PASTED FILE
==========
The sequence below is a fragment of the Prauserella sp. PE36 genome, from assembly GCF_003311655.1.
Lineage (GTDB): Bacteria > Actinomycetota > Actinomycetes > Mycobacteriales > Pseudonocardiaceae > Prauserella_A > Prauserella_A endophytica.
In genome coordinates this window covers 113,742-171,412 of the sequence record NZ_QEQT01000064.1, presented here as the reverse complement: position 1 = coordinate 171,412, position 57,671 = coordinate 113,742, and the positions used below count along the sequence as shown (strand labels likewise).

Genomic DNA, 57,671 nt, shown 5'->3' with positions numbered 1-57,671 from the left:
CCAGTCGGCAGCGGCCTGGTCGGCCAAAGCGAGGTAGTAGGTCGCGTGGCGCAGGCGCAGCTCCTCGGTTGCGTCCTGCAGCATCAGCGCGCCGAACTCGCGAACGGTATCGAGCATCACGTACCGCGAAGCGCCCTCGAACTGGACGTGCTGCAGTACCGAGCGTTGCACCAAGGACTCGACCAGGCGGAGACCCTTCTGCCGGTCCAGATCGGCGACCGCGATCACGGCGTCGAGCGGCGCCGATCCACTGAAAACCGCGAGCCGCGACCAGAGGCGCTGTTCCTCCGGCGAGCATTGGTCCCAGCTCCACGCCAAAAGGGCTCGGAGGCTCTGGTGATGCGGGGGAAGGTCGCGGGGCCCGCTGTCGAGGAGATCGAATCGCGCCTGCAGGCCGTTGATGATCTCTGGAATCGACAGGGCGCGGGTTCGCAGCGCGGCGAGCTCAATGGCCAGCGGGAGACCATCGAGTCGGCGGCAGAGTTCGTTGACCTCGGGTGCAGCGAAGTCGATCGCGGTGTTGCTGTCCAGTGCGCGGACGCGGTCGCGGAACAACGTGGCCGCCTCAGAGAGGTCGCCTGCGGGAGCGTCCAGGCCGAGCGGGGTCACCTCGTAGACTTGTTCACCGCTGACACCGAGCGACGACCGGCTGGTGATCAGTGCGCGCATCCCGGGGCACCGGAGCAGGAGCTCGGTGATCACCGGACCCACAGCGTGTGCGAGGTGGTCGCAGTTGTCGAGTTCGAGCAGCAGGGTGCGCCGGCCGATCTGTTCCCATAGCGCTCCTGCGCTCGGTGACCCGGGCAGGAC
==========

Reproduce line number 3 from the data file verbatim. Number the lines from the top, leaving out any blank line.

In genome coordinates this window covers 113,742-171,412 of the sequence record NZ_QEQT01000064.1, presented here as the reverse complement: position 1 = coordinate 171,412, position 57,671 = coordinate 113,742, and the positions used below count along the sequence as shown (strand labels likewise).